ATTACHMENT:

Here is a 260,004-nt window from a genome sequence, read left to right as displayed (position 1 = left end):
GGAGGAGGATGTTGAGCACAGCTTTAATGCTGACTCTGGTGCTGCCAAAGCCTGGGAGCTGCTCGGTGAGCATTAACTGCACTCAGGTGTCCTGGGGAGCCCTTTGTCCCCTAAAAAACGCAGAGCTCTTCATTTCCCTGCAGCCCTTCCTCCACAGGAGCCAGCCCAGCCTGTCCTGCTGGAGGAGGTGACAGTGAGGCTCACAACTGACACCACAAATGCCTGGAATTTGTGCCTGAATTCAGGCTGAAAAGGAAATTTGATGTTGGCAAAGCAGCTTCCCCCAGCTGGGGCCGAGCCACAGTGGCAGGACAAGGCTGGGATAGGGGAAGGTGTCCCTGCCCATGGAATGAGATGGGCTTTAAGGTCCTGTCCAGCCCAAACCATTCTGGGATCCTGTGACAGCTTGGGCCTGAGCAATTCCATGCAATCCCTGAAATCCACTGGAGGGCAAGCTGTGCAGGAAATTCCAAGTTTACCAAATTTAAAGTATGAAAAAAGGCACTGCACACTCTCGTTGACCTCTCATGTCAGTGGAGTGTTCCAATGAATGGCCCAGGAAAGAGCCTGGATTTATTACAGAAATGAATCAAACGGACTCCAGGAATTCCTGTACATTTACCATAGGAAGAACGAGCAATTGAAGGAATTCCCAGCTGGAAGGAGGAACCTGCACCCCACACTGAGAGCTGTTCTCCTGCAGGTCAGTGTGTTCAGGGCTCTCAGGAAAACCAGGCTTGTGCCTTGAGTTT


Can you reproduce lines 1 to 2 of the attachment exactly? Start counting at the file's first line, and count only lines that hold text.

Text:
Here is a 260,004-nt window from a genome sequence, read left to right as displayed (position 1 = left end):
GGAGGAGGATGTTGAGCACAGCTTTAATGCTGACTCTGGTGCTGCCAAAGCCTGGGAGCTGCTCGGTGAGCATTAACTGCACTCAGGTGTCCTGGGGAGCCCTTTGTCCCCTAAAAAACGCAGAGCTCTTCATTTCCCTGCAGCCCTTCCTCCACAGGAGCCAGCCCAGCCTGTCCTGCTGGAGGAGGTGACAGTGAGGCTCACAACTGACACCACAAATGCCTGGAATTTGTGCCTGAATTCAGGCTGAAAAGGAAATTTGATGTTGGCAAAGCAGCTTCCCCCAGCTGGGGCCGAGCCACAGTGGCAGGACAAGGCTGGGATAGGGGAAGGTGTCCCTGCCCATGGAATGAGATGGGCTTTAAGGTCCTGTCCAGCCCAAACCATTCTGGGATCCTGTGACAGCTTGGGCCTGAGCAATTCCATGCAATCCCTGAAATCCACTGGAGGGCAAGCTGTGCAGGAAATTCCAAGTTTACCAAATTTAAAGTATGAAAAAAGGCACTGCACACTCTCGTTGACCTCTCATGTCAGTGGAGTGTTCCAATGAATGGCCCAGGAAAGAGCCTGGATTTATTACAGAAATGAATCAAACGGACTCCAGGAATTCCTGTACATTTACCATAGGAAGAACGAGCAATTGAAGGAATTCCCAGCTGGAAGGAGGAACCTGCACCCCACACTGAGAGCTGTTCTCCTGCAGGTCAGTGTGTTCAGGGCTCTCAGGAAAACCAGGCTTGTGCCTTGAGTTT